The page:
Apr 21, 2016

Prairie fires on the Southern Plains

by
Deke Arndt
,
NOAA Climate.gov
  • States very warm temperatures can make dry spells even drier by pulling more water out of the soil through evaporation and plant transpiration, a process known as “evapo-transpiration”
  • States the Southern Plains in early 2016 was one of those dry areas made worse by very warm temperatures
  • States what was already a warm start to 2016 spiked during the third week of March, when record and near-record temperatures blanketed the area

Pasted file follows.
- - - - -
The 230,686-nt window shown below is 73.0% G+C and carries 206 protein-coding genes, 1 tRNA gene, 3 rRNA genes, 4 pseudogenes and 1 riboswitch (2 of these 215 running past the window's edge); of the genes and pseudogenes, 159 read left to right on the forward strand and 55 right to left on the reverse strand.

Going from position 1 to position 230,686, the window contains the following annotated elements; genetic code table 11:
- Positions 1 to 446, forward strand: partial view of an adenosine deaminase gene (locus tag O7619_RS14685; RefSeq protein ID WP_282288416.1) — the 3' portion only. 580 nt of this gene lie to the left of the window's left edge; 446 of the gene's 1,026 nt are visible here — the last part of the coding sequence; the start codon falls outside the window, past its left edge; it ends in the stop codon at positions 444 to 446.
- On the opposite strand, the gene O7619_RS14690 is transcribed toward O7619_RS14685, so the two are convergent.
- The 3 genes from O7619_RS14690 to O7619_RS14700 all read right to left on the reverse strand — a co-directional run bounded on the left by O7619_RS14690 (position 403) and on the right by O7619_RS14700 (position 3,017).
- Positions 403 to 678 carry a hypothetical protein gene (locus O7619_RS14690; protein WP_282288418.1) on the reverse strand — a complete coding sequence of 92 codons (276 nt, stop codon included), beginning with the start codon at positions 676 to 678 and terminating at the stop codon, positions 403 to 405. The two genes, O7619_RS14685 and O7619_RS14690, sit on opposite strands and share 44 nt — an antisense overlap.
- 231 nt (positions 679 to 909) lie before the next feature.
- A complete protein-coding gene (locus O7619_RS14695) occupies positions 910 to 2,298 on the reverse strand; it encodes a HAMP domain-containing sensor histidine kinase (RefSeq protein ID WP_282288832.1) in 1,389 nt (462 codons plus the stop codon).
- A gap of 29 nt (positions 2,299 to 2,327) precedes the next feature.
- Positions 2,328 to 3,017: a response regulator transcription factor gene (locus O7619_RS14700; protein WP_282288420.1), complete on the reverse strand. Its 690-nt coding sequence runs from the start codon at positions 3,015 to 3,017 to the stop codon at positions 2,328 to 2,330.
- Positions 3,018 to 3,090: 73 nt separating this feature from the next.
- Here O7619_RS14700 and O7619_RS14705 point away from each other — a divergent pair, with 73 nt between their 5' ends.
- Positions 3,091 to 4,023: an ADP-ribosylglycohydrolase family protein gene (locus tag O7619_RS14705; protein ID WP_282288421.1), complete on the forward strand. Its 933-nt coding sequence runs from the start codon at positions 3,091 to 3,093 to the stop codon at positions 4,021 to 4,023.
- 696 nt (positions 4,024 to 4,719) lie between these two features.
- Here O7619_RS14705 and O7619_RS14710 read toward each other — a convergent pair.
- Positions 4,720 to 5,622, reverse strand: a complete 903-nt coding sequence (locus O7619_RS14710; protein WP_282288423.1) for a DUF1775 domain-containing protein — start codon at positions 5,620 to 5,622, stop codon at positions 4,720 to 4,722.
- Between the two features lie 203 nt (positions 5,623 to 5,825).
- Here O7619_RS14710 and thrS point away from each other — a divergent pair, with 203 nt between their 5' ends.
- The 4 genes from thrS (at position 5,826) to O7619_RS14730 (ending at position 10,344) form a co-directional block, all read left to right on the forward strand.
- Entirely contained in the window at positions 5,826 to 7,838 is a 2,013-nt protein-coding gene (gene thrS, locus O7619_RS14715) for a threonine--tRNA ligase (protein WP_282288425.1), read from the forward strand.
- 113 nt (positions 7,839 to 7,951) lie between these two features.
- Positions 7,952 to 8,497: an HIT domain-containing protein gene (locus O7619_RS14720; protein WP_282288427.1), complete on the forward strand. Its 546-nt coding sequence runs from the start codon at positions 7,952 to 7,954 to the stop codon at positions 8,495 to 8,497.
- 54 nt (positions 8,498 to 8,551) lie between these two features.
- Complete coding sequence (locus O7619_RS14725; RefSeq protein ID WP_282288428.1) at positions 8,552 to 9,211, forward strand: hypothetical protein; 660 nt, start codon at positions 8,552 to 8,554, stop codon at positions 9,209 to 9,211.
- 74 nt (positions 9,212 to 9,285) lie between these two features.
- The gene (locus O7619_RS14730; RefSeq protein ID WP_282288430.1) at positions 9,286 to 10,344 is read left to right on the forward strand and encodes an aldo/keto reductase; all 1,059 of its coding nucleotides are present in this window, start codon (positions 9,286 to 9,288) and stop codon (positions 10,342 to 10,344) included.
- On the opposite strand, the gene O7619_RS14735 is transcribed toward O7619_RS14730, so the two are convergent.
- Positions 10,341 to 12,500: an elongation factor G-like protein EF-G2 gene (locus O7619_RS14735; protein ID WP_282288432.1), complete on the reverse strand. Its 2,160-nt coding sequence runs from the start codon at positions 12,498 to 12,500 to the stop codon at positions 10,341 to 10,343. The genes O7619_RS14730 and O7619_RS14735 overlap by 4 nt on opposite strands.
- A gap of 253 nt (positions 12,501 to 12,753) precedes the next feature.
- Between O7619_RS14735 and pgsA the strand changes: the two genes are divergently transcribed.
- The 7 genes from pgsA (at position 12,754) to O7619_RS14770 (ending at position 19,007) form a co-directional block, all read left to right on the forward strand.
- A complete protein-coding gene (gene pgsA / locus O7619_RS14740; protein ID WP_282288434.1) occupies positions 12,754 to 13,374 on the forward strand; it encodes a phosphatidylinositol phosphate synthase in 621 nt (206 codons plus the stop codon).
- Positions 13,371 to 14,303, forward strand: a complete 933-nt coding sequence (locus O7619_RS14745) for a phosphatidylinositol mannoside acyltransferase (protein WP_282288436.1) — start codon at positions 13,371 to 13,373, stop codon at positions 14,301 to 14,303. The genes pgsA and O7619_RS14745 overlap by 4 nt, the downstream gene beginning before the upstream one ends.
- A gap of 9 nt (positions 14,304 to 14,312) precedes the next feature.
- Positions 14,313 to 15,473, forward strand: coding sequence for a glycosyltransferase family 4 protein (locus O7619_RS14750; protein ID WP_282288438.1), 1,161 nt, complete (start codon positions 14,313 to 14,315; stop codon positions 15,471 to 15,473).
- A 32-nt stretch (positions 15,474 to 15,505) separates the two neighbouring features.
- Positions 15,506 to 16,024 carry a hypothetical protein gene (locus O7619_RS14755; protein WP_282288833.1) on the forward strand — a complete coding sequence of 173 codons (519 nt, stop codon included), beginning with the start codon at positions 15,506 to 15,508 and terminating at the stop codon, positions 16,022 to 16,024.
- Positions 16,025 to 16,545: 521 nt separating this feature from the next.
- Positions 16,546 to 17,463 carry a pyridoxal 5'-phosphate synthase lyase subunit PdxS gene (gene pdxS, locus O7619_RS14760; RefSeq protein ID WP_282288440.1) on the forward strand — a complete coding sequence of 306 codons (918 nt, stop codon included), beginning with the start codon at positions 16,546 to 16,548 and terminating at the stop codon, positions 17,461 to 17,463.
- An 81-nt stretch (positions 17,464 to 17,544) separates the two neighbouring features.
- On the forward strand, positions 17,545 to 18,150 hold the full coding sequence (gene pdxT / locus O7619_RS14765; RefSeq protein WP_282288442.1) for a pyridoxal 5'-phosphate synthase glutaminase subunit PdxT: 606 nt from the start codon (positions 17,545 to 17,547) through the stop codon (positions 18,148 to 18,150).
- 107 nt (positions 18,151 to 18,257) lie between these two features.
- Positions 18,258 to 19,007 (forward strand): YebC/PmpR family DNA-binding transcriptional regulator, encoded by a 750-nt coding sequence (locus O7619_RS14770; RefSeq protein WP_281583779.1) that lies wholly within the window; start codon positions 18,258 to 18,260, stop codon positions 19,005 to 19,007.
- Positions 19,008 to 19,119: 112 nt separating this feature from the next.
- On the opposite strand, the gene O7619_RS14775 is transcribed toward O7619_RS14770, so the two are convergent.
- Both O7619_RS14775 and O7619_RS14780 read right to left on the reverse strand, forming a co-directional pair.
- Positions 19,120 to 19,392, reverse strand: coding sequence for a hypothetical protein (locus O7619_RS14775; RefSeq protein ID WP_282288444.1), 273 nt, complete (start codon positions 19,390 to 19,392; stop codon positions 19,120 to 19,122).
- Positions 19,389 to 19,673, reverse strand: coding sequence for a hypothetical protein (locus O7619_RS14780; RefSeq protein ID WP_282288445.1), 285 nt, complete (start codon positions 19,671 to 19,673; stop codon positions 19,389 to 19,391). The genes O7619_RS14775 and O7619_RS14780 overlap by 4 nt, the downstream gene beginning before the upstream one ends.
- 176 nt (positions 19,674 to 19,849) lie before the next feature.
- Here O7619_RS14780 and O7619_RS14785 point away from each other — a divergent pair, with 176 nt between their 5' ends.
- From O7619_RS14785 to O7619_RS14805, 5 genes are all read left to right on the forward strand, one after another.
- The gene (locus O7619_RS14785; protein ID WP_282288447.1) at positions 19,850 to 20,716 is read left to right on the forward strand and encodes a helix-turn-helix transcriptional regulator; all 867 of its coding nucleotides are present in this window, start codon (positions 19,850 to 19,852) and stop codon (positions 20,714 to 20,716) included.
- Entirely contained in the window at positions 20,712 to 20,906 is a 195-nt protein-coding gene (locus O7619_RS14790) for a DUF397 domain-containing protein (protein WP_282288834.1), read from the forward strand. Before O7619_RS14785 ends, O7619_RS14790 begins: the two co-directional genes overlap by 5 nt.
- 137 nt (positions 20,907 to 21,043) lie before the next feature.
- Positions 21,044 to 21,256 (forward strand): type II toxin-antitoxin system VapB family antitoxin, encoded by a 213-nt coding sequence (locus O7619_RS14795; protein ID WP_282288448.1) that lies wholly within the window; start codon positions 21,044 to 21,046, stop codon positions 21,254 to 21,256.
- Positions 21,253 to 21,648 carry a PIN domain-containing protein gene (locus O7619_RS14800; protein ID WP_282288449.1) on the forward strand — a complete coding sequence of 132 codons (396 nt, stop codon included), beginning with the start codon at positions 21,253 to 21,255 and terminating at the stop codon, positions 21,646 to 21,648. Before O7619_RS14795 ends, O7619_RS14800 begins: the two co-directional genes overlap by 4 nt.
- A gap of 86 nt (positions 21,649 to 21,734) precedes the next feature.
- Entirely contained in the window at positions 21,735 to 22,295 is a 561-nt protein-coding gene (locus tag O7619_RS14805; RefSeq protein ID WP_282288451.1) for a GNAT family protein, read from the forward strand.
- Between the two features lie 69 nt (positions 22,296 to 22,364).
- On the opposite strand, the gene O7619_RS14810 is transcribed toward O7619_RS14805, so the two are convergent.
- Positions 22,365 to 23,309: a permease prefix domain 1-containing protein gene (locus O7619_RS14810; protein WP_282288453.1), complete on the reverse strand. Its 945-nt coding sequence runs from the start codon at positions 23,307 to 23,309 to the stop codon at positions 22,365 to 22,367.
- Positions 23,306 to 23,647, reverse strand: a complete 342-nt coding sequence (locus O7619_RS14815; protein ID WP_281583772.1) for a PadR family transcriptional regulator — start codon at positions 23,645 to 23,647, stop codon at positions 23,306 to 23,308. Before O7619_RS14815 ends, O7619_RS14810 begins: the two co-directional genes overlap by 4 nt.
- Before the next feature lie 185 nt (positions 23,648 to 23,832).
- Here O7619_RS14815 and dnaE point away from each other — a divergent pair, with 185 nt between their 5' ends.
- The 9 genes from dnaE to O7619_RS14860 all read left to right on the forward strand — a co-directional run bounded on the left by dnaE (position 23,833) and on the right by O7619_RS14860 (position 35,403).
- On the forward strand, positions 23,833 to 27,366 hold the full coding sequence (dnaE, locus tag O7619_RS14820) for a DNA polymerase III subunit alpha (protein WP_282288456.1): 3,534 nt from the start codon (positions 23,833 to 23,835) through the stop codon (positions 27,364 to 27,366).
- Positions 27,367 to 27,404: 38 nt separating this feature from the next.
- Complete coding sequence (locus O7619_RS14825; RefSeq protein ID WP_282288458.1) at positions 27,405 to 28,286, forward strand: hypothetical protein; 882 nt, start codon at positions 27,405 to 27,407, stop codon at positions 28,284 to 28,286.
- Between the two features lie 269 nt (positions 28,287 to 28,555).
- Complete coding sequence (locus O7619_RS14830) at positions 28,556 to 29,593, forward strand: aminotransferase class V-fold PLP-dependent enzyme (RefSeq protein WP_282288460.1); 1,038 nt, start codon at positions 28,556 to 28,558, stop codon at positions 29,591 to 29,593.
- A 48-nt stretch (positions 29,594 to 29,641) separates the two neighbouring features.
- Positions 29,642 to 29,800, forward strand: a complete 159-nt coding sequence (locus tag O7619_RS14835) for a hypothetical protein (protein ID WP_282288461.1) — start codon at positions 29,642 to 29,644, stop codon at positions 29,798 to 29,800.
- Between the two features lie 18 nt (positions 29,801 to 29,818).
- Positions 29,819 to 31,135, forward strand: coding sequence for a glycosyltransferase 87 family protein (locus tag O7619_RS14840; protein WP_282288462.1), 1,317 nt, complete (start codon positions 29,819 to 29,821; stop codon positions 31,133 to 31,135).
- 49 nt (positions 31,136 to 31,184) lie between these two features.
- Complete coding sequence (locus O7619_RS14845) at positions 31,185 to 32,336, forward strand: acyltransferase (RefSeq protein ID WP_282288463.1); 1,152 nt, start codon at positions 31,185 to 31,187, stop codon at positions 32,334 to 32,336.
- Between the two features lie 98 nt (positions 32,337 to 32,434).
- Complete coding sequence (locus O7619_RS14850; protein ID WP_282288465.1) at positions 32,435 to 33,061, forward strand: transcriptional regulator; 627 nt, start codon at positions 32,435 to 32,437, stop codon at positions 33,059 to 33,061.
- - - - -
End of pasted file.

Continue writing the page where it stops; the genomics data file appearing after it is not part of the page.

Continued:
• States the Anderson Creek Fire "was pretty much what you’d expect after a dry, warm winter on the prairie—the dormant grasses were ready to burn"
  • States climate was on factor that made the Anderson Creek Fire catastrophically large
  • Gives brief overview of typical spring weather in the Southern Plains, which is often violent due in part to the "dry line," a boundary between moist Gulf air and the dry air of the West often associated with strong, shifting winds
  • States that when the climate situation intensifies fire danger conditions deeper into spring, the fire season mingles even more with dry line season, during which time wind shifts can create nightmare scenarios for the professionals and volunteers that fight prairie fire